In addition, whatever treatment modalities are used (drug therapies, PCI with stents, or CABG), patients with diabetes generally have worse outcomes than those without the disease, a difference referred to as residual risk. The cause of residual risk remains unclear; until the cause is identified it further emphasises the need to treat CV risk factors to target in all patient groups. Bearing in mind the importance of early management, in all individuals who present with vascular events, FPG and HbA1c should be measured to exclude the presence of diabetes and to support appropriate individualised care.
The new guideline has been produced to aid the appropriate management of dyslipidaemia and BP, in both instances by using the new CV risk classification.
Finally, perhaps the major novel recommendations in the management of patients with type 2 diabetes involve the repositioning of metformin, SGLT-2 inhibitors, and GLP-1 receptor agonists. The guideline recommends that metformin should remain first-line therapy in overweight, drug-naïve, newly diagnosed patients with type 2 diabetes without CVD or who are not at high or very high CV risk,1 which the committee thought was in line with the original UKPDS results.12 However, in overweight, drug-naïve, newly diagnosed patients with type 2 diabetes with CVD or who are at high or very high CV risk, either an SGLT-2 inhibitor or a GLP-1 receptor agonist should be used as first-line treatment. The latter recommendations are consistent with the reductions in CV outcomes and amelioration of the renal impairment deterioration reported consistently with both groups of agents.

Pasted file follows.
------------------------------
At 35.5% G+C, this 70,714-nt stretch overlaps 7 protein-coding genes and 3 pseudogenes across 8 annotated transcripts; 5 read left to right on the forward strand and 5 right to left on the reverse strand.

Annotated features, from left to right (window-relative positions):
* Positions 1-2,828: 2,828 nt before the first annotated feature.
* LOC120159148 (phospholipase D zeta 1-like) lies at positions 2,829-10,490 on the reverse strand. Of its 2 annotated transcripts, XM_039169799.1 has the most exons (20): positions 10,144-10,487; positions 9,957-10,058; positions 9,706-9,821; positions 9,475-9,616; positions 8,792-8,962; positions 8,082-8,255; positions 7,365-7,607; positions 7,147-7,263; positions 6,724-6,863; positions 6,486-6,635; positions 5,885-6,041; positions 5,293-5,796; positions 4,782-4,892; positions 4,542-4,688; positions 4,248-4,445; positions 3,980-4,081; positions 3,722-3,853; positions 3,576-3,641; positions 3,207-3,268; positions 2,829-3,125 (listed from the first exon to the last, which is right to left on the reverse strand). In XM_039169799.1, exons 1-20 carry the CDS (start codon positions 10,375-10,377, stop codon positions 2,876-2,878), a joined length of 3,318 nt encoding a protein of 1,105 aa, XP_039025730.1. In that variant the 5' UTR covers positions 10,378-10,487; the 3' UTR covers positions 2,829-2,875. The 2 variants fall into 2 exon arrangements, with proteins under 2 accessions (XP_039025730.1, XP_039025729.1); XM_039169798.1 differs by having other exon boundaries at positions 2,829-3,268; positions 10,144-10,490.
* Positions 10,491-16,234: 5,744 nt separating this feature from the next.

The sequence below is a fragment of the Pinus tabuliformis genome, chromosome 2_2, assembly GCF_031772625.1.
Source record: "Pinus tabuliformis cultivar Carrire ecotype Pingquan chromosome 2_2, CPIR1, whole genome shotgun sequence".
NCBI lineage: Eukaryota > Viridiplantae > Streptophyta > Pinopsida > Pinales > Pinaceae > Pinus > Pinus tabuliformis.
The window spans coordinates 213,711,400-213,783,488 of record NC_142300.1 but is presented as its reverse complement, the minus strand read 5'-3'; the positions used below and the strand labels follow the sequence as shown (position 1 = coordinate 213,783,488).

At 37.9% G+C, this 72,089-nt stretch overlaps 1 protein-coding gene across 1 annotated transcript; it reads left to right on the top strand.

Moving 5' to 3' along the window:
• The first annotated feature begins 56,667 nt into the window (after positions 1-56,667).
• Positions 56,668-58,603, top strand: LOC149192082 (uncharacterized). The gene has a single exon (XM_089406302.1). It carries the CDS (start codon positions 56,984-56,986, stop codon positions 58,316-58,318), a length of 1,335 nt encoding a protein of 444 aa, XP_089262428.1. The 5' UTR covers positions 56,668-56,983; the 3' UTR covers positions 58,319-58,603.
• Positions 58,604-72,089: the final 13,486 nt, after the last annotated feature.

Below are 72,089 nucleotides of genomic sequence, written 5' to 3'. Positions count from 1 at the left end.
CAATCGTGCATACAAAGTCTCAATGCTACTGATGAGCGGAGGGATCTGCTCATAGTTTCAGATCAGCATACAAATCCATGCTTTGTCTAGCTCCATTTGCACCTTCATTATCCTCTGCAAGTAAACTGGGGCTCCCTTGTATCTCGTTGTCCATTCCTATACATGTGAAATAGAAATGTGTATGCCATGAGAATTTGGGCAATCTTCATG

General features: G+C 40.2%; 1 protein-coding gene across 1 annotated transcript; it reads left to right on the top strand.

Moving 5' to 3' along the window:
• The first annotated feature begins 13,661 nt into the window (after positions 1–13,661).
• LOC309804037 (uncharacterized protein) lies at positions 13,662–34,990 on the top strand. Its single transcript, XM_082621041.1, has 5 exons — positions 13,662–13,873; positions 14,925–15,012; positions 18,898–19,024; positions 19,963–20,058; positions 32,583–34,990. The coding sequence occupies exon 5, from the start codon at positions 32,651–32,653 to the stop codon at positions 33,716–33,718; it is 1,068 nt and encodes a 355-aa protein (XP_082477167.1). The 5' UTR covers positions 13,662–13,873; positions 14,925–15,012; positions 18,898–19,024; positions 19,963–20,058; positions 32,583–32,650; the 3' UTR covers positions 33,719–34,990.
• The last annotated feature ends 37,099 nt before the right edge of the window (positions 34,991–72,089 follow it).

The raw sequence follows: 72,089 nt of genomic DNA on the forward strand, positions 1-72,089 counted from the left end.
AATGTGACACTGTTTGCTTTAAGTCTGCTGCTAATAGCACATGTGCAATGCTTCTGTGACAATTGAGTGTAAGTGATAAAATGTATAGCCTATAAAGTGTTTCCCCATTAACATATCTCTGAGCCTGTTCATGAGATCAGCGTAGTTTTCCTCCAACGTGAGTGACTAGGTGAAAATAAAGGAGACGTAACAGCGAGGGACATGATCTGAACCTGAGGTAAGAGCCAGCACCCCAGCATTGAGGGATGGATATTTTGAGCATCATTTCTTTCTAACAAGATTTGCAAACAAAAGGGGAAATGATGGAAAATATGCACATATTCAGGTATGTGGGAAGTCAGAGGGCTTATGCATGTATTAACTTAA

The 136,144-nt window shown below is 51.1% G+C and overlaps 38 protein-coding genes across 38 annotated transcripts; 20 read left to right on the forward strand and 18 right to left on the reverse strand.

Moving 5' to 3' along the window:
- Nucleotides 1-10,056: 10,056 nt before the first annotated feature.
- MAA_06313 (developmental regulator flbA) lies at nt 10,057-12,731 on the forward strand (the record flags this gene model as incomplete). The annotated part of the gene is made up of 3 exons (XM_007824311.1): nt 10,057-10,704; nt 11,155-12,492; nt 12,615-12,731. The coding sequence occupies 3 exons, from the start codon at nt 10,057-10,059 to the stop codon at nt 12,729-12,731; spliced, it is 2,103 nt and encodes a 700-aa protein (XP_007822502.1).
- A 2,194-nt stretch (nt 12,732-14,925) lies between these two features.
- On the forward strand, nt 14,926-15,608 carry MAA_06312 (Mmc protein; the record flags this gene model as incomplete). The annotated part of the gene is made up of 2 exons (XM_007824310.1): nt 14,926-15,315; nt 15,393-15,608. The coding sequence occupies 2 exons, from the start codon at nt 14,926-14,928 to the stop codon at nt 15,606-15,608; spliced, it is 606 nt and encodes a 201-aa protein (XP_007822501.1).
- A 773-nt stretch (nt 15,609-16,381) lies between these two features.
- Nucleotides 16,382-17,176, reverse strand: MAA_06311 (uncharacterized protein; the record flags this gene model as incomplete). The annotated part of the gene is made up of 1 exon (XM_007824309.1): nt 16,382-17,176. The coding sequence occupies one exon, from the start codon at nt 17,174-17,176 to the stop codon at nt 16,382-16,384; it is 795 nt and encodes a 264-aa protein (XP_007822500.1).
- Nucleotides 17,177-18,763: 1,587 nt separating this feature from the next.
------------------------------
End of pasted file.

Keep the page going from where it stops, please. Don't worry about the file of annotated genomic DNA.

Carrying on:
Professor Peter J Grant
Guideline Chair representing the European Association for the Study of Diabetes; Professor of Medicine, University of Leeds
Professor Francesco Cosentino
Guideline Chair representing the European Society of Cardiology; Professor of Cardiology, Karolinska University Hospital, Stockholm, Sweden
Producing these guidelines has been a labour of love over the last 2 years and could not have taken place without the support provided by the members of the Guidelines Task Force and the ESC Guidelines Team led by Veronica Dean.
- Measure the HbA1c and FPG to diagnose diabetes
- CV risk is reclassified as moderate, high, or very high in the 2019 ESC/EASD guideline and forms the basis of patient management
- Recommendations for individualised BP targets are now provided
- Lipid targets should relate to level of CV risk